Comedian and singer, Koffi Dagoro aka Koffi is no doubt one of the few comedians who started the business of standup comedy when there was little or nothing to show for it. In this chat with E24-7 MAGAZINE’S EMMANUEL OMENE-JOHNSON, the University of Lagos graduate of Theater Arts speaks on his career and other issues. Excerpts…
How would you describe your experience in the competitive comedy industry?
It is the grace of God that has sustained me over the years. It is neither by my expertise nor professionalism; I have been here for 15 years and the fan base is still waxing stronger. The work is improving while the platform is getting bigger.
Should we call you a comedian or a singer?
I am a comedian who is able to express himself in other ways. I am a full package of entertainment, and I started as a thespian on stage. I then moved from full blown comedy to music.
What do you mean a thespian on stage?
I started with a group called Theater 15 in the University of Lagos.
Of the three parts that you are, which has been the most rewarding?
Comedy is what I am known for, and that is what brings food to the table. I am a compere who humorously does things, but I do music too. Music helps me to push through barriers. Acting is my first love; it is something that I am trained to be, but comedy is what I was born with. It is what I didn’t need to learn. I can do it on any level; any sphere or medium. So, comedy pays the bills while others are value added services that I use to express the brand.
Despite being a successful comedian, don’t you think you might have done better as a thespian?
Drama is quite limited in itself. With stand-up comedy, I can function in a lot of ways. Drama, most times, has to be scripted, except if it is slapstick. It must follow certain rules. There must be a script, a director, actors and other things. I can’t be a solo actor. But with comedy, I can be a Master of Ceremony somewhere today and tomorrow, I am a comedian elsewhere. Drama is restrictive; and if you have expressive talents, you shouldn’t limit yourself. If I had stayed as a stage or dramatic actor, I might have become famous, but then, would it have been commensurate with my finances? I don’t think so! Anyway, talents shouldn’t be buried based on our own love. Yes, I love drama but we are in Nigeria where you have to pay bills.
Does it mean you wouldn’t have been able to pay your bills with acting alone?
That’s not what I said. What I said is that the reason I didn’t stick to being an actor only is because I can easily do a lot more with being a comedian. I’m not saying people are not making money from stage acting; they are.
Why did you go into comedy at the time you did when it wasn’t really financially promising?
We blossom into full-time comedians doing what we know how to do best. We were having fun while money started coming, and then we got serious with it. Yes, in the past, comedy as a brand was not tailored towards the corporate world. It was just customized towards drama and expressions on TV and at social gatherings. That is how the Jaguas and Baba Salas came to be. But a new age came when corporate clients wanted comedians to represent their brands. That is how we entered the age of dressing in suits and ties. It isn’t that those who came before us were not good enough; it was that society was not ready for them at that time. We were just the ones who got lucky when society was ready.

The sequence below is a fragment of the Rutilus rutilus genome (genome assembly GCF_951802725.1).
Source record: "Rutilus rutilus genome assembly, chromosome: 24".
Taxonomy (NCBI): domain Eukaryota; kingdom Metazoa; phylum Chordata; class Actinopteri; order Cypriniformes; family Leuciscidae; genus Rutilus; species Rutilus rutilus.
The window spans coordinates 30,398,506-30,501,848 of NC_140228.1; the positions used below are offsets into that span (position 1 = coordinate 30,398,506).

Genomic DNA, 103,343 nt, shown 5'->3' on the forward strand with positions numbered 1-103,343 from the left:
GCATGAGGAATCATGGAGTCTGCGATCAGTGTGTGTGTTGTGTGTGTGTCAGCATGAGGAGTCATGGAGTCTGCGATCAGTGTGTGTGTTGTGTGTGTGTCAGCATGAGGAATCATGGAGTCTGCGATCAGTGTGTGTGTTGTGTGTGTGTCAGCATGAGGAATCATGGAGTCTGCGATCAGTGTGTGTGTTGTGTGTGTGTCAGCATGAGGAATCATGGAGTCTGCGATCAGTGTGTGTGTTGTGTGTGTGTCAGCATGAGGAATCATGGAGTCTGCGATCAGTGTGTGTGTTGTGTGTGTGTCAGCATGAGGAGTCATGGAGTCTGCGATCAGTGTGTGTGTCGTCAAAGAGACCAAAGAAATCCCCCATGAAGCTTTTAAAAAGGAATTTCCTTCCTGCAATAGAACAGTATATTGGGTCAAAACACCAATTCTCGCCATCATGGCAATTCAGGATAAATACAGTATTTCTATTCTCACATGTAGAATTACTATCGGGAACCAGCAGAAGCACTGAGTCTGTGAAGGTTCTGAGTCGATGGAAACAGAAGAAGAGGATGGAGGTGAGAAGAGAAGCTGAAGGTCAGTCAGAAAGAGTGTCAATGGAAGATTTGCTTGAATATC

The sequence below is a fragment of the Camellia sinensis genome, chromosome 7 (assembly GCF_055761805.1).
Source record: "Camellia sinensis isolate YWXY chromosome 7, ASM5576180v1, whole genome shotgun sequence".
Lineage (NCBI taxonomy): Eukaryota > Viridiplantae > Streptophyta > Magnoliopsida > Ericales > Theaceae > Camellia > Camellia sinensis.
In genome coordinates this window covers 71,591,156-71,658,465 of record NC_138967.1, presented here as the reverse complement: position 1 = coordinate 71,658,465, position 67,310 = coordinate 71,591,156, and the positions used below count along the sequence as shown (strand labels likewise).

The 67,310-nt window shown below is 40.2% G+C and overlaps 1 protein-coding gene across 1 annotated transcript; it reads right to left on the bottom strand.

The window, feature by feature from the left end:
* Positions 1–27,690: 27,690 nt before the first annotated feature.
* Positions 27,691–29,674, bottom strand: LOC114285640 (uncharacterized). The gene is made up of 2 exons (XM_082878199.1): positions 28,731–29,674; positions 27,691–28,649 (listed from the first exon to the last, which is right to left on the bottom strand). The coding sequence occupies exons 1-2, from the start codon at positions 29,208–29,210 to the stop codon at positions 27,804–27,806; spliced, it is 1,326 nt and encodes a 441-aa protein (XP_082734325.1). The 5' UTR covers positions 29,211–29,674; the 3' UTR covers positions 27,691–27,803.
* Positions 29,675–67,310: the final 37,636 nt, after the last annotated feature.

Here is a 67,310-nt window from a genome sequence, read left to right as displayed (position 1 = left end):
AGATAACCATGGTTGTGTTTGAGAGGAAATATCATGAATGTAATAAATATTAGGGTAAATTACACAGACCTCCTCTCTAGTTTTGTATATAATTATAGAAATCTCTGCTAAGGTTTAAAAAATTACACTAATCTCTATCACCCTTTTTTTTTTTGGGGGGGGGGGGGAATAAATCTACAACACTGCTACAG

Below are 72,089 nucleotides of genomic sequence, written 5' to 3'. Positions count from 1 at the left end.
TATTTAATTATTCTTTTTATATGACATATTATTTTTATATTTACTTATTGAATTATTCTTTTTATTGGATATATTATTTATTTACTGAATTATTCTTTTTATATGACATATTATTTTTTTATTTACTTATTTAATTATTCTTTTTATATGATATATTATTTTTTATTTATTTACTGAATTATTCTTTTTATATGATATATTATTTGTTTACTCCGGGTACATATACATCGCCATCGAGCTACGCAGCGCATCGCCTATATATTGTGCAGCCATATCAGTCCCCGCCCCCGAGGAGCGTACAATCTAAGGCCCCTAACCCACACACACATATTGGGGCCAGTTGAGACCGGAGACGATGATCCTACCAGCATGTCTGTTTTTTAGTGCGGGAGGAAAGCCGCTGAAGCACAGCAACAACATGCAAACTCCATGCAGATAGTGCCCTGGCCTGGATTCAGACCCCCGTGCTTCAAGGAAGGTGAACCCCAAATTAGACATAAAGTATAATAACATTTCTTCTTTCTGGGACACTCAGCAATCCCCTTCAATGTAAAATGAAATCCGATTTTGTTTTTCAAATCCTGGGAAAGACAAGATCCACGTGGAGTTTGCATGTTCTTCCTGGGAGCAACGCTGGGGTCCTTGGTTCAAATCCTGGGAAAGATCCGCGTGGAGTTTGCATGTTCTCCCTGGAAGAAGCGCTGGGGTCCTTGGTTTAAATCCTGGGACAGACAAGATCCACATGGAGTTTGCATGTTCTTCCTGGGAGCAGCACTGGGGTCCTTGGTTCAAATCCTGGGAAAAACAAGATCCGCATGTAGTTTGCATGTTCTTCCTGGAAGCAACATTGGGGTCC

Are the older generation of comedians like you not afraid of the threat younger comedians like Akpororo pose to you?
There is no way you want to categorise comedy in Nigeria that you would not put in the higher hierarchy. Nobody throws away any known comedian in this country; they must fit in somewhere. Comedy in itself is a body of brothers. Everybody encourages everybody. There is no way anybody can be pushed away; we are the ones that encourage ourselves, it is not the media.
Are your new films going to be better than AY’s ’30 Days in Atlanta’?
There is no challenge; there is no comparison at all. AY has his brand, and I have mine. I do what I do; AY does what he does. There is no reason to compare us. Our story lines and attitudes can never be the same. I can’t do what AY has done just to please anybody. I have my storyline and my depth and he has his different approach. I don’t want people to go to the cinema to watch the same thing twice.
Is this a ploy by you and others like you to push out the established ones in Nollywood?
The truth is that most of the comedians you know today actually started from television. The first expression of a comedian is dramatic as he is telling his jokes. While expressing himself, he is actually acting. Now, we are in a society where it is necessary to push your brand to the extra mile. It will shock you to know that it is more expensive to organise a standup comedy show like ‘Koffi Live’ than to shoot a movie. After making noise for about three months, a show ends in one day. Meanwhile, movies still trend for a long time after release. That is the reason making movies is more impactful than doing comedies. We are all trying to meet up with the yearning of our fan base, and nothing more.
Can we call comedians people who act foolish to make money?
The word commercial is actually what the public appreciates. If somebody does what makes the whole town go agog, he is not a foolish person. He is just doing what he knows best and it is the public that is accepting it.
When do you hope to retire from comedy or the stage?
A comedian never stops performing. How do you keep yourself alive if you stop? Comedy has no age limit.